A suitable inheritance

Lianas and Beechwoods in the escarpment above Kiama, NSW 

As a kid growing up on the seaside at Kiama (a pretty bit of the south coast of NSW) there was what would now be called a nature reserve between our house and the beach. When I was small it was just a bit of grassy space with a swamp at the end of it, and was where all the newly built households along that stretch came to dig out vast quantities of sand, to cart it back to their quarter-acre blocks for their kid's sandpits… despite the fact that there was are rather larger sandpit (ie a BEACH) right there for their kids to use whenever they liked… ever noticed how private pools figure largely in the backyards of beach-side houses? Same psychology, i think…

Anyway. My Dad decided that we would plant a costal forest on this sorry little strip of grass at the bottom of the hill, and endless sticky summer days were spent carting buckets of water to resuscitate all manner of seedlings that our family planted all up and down this open space – Norfolk Island Pines, Ti-trees, Coral trees, Banksias, more Banksias, more Ti-trees and later on a couple of Morton Bay Figs and even a costal Quince or two. This planting and watering cycle went on for most of my childhood, interjected with Dad rushing down the hill every now and then to intercept marauding kids who meandered up from the car-park at the other end of the beach  and attempted to trash the plantings. Good, clean fun.

I remember Dad telling me once that the avenue of Ti-trees we had planted that day would one day reach far above my head and create a tunnel that I could walk through, down to the waves. And I remember thinking that there was NO WAY that could ever happen, as I looked at those pathetic little seedlings already half lost in the long grass – yeah sure Dad – and I moped off feeling both resentful and tired after a day of hauling water from the little swamp on my fat little 5-year-old legs.

Now whenever I go back to my parent's house I wander though this place, my favorite forest… the ground is deep in topsoil after 30 years of leaf litter mulching it, the trees stretch tall and there are many tunnels through which I can walk down to the waves. Under one of the special trees are the ashes of my Grandmother and also my Great-Aunt, with a legion of family dogs, goldfish and other little critters laid to rest here and there in the many groves. This little forest is a privilege and a pleasure to be in, and now that the ecology has found a kind of balance, all manner of native species are popping up, both plant and animal, that would have never, ever stood a chance here 30 years past, when it was just that little windswept strip at the bottom of the hill.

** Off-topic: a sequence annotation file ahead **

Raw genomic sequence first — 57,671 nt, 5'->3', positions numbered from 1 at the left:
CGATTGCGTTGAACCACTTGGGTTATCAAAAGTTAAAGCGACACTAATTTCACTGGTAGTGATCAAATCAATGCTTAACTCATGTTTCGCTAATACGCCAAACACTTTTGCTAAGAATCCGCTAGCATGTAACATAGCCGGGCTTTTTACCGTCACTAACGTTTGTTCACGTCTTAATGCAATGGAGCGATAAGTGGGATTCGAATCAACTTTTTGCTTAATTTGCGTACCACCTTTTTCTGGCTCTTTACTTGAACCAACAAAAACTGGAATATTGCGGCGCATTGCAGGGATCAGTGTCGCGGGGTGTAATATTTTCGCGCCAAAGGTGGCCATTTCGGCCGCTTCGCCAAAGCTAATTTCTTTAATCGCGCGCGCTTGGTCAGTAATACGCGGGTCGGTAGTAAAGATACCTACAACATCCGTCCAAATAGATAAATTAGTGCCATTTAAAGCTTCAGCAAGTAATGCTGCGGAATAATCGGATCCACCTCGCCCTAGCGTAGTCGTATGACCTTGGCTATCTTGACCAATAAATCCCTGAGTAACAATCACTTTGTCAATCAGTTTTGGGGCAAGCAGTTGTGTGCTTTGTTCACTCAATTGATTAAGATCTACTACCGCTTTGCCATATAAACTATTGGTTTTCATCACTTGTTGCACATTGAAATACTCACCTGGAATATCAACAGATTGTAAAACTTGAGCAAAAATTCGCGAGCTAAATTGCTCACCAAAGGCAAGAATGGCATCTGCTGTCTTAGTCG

So lately what we have been mulling over is this: what is a suitable inheritance? What things can you bequeath to your children that will actually enrich the environment and deeply connect the child to country at the same time? The above example is one way. But here at Milkwood, we're planning for another.

afternoon above the studio site at Milkwood

I've been gathering a collection of flying rumors about trees as inheritance. Not the plant-a-tree-and-save-the-world type thing, nor the offset-your-guilt-about-X-by-planting-Yx100-trees type thing, though both those concepts have their merits. Im talking planting specific trees for a specific purpose, specifically for that particular child. For example, I've heard that in Poland there is an old tradition of planting a grove of trees apon the birth of a child. The species of tree is chosen for its superior qualities of structural timber. When the child 'comes of age', that grove of trees is used to build their house with. Or there is the Chinese tradition of planting a grove of trees for every daughter (on certain islands of the Yangtze), the timber from which will become her dowry. Or the tradition in the south of France, where a line of Lombardy Poplars are planted for every girl-child, for the same reason…

The reason I like this idea of trees as inheritance (not dowry, mind you, just inheritance) so much is that it ties the kid to the land and to the country in specific way. You grow, you watch your trees grow. You can sit in the middle of your own grove. You have stewardship of something and you have responsibility for something. The actual outcome and the implications of what having a grove means might not resonate with a 6 year old, but that's fine. They are just your trees. And one day when you need them, they can be turned into high-value timber; for you to build something, or for you to secure something else, depending on your needs and wants.

And when it is time to turn your grove into a resource, it's not just a matter of cashing in that long-term deposit. It's a process which is real and actually happening in front of you, and contains all the emotions of transformation from one state to another. You can see it happening, smell it happening, and most likely you'll be deeply involved in the whole process of taking this resource from tall tree to dressed timber. And though this concept implies a different sort of 'worth' from the usual forms of inheritance, but I thinks it's the one that we're going for… 

As expectant parents (we're due at the end of Summer) we are about to embark on the process of choosing the species, location and other parameters of our first-born's grove… thinking, thinking… I'm all for Black Walnut (Juglans Nigra), Nick rekons Blackwood (Acacia Melanoxylon) would be better… hmm… we've got five more months to come to an informed and amicable decision…